Homeschooling is not God’s plan for everyone, but I want to share with you several encouragements as to why it is worth taking the jump into that world if you feel like God is leading you in that direction.

  • Your kids get the chance to know you so well and vice/versa.
  • Your kids grow up knowing their siblings so well and helping each other along the way.
  • You get to choose your curriculum—every book!
  • You have time to get into good discussions about what they are learning, rather than marking off  a checklist of subjects that have to be done. It’s no longer about cramming info to pass a test.
  • When they are struggling with something, you get to take the time to slow down and bring them to mastery, rather than plowing forward regardless of how much they understand.
  • On the flip side, if they are excelling in something, you can allow them to advance regardless of age.
  • They see you as a learner, as you are, in turn, teaching them.
  • After-school life is not so rushed! There is no homework, because you had more than enough time in the day to finish everything! This means you can do sports, extracurricular activities, hang out, eat dinner, shower, all without being so stressed for time.
  • And lastly, you get to stay in your pajamas on cold mornings in your warm home drinking hot chocolate, doing your school work, while the rest of the world waits in cold cars in drop-off lines.

Going back to the beginning to when my husband and I viewed homeschoolers as weird based on our limited experience, I see now that you can walk into a public school and find socially awkward kids within 30 seconds. There are weird homeschoolers, and there are weird public or private schooled kids. Schools in and of themselves are not a guarantee that a kid will be socially adept, nor is homeschooling a guarantee that they will be socially awkward. There are cool public schooled kids, and there are cool homeschooled kids. There are kids who drop out of public schools, and there are kids who excel in public schools, just as there are variations in the outcomes of homeschooling, but these are not the things that matter.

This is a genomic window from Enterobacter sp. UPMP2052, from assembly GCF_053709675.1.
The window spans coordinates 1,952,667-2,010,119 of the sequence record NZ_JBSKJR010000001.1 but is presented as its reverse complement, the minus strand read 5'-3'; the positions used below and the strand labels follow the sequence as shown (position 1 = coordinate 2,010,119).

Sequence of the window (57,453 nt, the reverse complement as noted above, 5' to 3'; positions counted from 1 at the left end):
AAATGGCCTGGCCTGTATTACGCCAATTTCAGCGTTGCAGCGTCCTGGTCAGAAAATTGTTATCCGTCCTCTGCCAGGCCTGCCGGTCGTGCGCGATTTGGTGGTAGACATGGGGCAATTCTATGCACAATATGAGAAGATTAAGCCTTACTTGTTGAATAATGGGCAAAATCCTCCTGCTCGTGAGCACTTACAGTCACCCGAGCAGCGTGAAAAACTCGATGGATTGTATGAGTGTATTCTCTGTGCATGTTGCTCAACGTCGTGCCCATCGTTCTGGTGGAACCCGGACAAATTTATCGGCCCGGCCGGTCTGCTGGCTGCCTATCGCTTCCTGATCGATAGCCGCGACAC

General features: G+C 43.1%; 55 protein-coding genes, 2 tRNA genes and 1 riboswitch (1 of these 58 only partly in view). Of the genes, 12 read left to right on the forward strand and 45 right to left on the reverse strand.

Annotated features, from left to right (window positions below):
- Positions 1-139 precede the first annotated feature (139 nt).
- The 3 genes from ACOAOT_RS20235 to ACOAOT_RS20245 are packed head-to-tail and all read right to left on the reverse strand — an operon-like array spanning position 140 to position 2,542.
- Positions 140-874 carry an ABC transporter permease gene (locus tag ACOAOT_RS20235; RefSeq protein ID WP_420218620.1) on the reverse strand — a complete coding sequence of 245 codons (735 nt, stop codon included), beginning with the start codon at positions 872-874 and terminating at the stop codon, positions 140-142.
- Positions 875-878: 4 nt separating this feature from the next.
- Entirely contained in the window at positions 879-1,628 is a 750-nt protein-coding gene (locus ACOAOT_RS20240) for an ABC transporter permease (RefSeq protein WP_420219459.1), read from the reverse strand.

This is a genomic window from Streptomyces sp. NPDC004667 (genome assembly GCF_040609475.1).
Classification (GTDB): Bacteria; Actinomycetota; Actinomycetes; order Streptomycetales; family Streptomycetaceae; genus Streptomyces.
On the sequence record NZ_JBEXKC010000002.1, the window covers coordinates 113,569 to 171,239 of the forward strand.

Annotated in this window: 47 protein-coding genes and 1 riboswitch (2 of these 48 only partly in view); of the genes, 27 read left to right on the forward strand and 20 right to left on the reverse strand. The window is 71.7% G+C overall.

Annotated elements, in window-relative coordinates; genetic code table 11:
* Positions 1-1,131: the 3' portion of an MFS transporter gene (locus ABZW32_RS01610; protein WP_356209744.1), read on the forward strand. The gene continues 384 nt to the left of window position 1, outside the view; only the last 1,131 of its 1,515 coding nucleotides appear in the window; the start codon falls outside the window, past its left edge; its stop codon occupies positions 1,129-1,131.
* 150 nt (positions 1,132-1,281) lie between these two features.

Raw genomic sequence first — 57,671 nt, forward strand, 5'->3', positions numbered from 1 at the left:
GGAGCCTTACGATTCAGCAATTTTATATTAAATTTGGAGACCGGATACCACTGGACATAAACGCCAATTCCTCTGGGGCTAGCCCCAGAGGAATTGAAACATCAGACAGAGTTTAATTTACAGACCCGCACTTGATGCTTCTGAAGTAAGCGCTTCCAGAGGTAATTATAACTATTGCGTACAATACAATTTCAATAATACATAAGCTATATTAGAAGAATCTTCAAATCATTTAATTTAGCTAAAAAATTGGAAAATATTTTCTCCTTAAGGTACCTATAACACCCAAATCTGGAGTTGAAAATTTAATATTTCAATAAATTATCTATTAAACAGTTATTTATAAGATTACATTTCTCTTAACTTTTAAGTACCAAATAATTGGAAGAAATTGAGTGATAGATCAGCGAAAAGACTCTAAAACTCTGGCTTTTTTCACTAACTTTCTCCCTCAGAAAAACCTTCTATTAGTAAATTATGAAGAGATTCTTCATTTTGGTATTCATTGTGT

The heart of the issue comes down to this question: What is God calling you and your family to do?

If you are called to homeschooling, I say take the risk! Jump in with both feet, get into a community, and don’t look back! Get ready to learn so much, and get ready to have your character changed! If we seek first His kingdom and His righteousness, then all these things will be added to us as well (Matthew 6:33). He adds what each of us needs as we simply seek Him in the path He has chosen specifically for us. The road is not easy, but there is encouragement along the way and fruit in the end!

Dorianne is the wife of Tony Cammarota and Mom to their four children: Mia, Ian, Soren, and Jenna. She has been homeschooling for nine years and is a tutor for the Classical Conversations Challenge B program, as well as a speaker for the Classical Conversations summer parent practicums. When she’s not cheering her kids on from the sidelines of sporting events, you might find her eating good chips and salsa, or planning their next road trip!

One thought on “Trusting God and Enjoying the Journey on a Road Less Traveled

  1. If you want to learn more about Homeschooling options in the North Texas Area Dorianne has provided a list of some of her favorite resources here.

    Classical Conversations ( My personal favorite!!!

    Frisco HIS (

    HOPE Co-op (Frisco HIS could connect you with this group)

    HSAA/Homeschool Athletic Association (

    Bowman Sports/PE (

    Collin County Homeschool Band/Orchestra (on Facebook)

    Home Educators Resource (a bookstore/410 E. Church St., Lewisville, TX)

    The Core (a terrific book by a former NASA engineer, turned rock star-homeschooler, Leigh Bortins. She and her husband actually became Christians during their journey of homeschooling their kids)

    Aubrey Area Cotillion (